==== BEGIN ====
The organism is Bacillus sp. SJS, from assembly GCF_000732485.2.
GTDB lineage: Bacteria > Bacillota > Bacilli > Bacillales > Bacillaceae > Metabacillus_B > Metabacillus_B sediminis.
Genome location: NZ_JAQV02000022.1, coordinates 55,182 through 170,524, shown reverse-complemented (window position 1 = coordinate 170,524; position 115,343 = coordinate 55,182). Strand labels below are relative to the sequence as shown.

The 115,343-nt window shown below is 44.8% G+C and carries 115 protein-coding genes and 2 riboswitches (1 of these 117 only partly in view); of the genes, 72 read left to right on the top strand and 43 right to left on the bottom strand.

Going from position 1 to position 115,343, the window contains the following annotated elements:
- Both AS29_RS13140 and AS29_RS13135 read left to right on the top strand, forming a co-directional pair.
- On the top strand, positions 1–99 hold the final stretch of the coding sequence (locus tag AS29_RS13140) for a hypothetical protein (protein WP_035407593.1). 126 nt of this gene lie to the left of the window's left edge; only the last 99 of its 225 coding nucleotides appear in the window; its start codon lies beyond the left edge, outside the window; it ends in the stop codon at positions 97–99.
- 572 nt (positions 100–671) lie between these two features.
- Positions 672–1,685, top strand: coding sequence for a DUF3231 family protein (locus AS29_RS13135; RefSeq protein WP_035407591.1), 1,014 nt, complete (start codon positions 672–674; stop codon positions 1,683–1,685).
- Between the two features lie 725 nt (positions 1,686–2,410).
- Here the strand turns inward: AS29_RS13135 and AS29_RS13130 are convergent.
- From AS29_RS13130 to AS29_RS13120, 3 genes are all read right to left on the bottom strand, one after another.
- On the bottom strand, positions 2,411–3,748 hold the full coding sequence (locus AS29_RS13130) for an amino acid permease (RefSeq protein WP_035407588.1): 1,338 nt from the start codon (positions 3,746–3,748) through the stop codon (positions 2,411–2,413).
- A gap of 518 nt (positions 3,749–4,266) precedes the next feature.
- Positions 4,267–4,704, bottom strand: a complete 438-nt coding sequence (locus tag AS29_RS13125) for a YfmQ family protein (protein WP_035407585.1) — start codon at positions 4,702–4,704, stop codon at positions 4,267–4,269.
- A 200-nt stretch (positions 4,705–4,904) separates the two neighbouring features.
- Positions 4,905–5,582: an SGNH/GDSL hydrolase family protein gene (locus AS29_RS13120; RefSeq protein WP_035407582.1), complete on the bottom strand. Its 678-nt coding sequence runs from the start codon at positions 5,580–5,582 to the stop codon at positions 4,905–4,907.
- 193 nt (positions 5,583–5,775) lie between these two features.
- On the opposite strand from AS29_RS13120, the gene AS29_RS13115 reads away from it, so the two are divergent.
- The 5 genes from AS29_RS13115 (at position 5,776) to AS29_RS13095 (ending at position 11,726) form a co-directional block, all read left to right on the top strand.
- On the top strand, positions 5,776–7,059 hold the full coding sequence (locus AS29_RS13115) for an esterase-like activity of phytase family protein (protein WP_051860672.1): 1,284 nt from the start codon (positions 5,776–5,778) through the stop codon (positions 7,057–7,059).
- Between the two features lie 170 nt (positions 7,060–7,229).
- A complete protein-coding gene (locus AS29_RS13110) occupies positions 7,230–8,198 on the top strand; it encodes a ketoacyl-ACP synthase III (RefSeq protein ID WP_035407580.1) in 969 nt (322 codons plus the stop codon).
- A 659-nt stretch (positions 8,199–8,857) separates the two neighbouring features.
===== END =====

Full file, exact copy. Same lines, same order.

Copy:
The organism is Bacillus sp. SJS, from assembly GCF_000732485.2.
GTDB lineage: Bacteria > Bacillota > Bacilli > Bacillales > Bacillaceae > Metabacillus_B > Metabacillus_B sediminis.
Genome location: NZ_JAQV02000022.1, coordinates 55,182 through 170,524, shown reverse-complemented (window position 1 = coordinate 170,524; position 115,343 = coordinate 55,182). Strand labels below are relative to the sequence as shown.

The 115,343-nt window shown below is 44.8% G+C and carries 115 protein-coding genes and 2 riboswitches (1 of these 117 only partly in view); of the genes, 72 read left to right on the top strand and 43 right to left on the bottom strand.

Going from position 1 to position 115,343, the window contains the following annotated elements:
- Both AS29_RS13140 and AS29_RS13135 read left to right on the top strand, forming a co-directional pair.
- On the top strand, positions 1–99 hold the final stretch of the coding sequence (locus tag AS29_RS13140) for a hypothetical protein (protein WP_035407593.1). 126 nt of this gene lie to the left of the window's left edge; only the last 99 of its 225 coding nucleotides appear in the window; its start codon lies beyond the left edge, outside the window; it ends in the stop codon at positions 97–99.
- 572 nt (positions 100–671) lie between these two features.
- Positions 672–1,685, top strand: coding sequence for a DUF3231 family protein (locus AS29_RS13135; RefSeq protein WP_035407591.1), 1,014 nt, complete (start codon positions 672–674; stop codon positions 1,683–1,685).
- Between the two features lie 725 nt (positions 1,686–2,410).
- Here the strand turns inward: AS29_RS13135 and AS29_RS13130 are convergent.
- From AS29_RS13130 to AS29_RS13120, 3 genes are all read right to left on the bottom strand, one after another.
- On the bottom strand, positions 2,411–3,748 hold the full coding sequence (locus AS29_RS13130) for an amino acid permease (RefSeq protein WP_035407588.1): 1,338 nt from the start codon (positions 3,746–3,748) through the stop codon (positions 2,411–2,413).
- A gap of 518 nt (positions 3,749–4,266) precedes the next feature.
- Positions 4,267–4,704, bottom strand: a complete 438-nt coding sequence (locus tag AS29_RS13125) for a YfmQ family protein (protein WP_035407585.1) — start codon at positions 4,702–4,704, stop codon at positions 4,267–4,269.
- A 200-nt stretch (positions 4,705–4,904) separates the two neighbouring features.
- Positions 4,905–5,582: an SGNH/GDSL hydrolase family protein gene (locus AS29_RS13120; RefSeq protein WP_035407582.1), complete on the bottom strand. Its 678-nt coding sequence runs from the start codon at positions 5,580–5,582 to the stop codon at positions 4,905–4,907.
- 193 nt (positions 5,583–5,775) lie between these two features.
- On the opposite strand from AS29_RS13120, the gene AS29_RS13115 reads away from it, so the two are divergent.
- The 5 genes from AS29_RS13115 (at position 5,776) to AS29_RS13095 (ending at position 11,726) form a co-directional block, all read left to right on the top strand.
- On the top strand, positions 5,776–7,059 hold the full coding sequence (locus AS29_RS13115) for an esterase-like activity of phytase family protein (protein WP_051860672.1): 1,284 nt from the start codon (positions 5,776–5,778) through the stop codon (positions 7,057–7,059).
- Between the two features lie 170 nt (positions 7,060–7,229).
- A complete protein-coding gene (locus AS29_RS13110) occupies positions 7,230–8,198 on the top strand; it encodes a ketoacyl-ACP synthase III (RefSeq protein ID WP_035407580.1) in 969 nt (322 codons plus the stop codon).
- A 659-nt stretch (positions 8,199–8,857) separates the two neighbouring features.